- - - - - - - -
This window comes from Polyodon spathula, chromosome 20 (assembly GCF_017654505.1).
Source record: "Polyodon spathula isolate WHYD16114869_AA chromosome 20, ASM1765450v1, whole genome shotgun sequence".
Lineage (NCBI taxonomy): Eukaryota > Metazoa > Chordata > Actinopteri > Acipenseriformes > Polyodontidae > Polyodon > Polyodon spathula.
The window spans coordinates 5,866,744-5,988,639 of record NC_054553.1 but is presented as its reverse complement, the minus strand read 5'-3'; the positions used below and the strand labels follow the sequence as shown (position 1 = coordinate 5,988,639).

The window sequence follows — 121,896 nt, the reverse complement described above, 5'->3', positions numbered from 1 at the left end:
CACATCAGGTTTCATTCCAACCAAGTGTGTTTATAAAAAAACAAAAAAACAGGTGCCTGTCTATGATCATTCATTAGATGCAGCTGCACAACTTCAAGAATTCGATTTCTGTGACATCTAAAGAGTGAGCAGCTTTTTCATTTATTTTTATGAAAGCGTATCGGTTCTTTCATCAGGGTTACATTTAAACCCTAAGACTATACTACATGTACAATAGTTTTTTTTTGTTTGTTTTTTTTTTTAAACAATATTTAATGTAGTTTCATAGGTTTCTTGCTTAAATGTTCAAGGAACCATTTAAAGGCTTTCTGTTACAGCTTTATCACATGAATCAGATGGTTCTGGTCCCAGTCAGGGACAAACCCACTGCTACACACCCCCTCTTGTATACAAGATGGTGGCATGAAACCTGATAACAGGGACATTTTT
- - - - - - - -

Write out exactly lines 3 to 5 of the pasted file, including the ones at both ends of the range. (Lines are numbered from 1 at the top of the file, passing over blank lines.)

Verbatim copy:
Lineage (NCBI taxonomy): Eukaryota > Metazoa > Chordata > Actinopteri > Acipenseriformes > Polyodontidae > Polyodon > Polyodon spathula.
The window spans coordinates 5,866,744-5,988,639 of record NC_054553.1 but is presented as its reverse complement, the minus strand read 5'-3'; the positions used below and the strand labels follow the sequence as shown (position 1 = coordinate 5,988,639).

The window sequence follows — 121,896 nt, the reverse complement described above, 5'->3', positions numbered from 1 at the left end: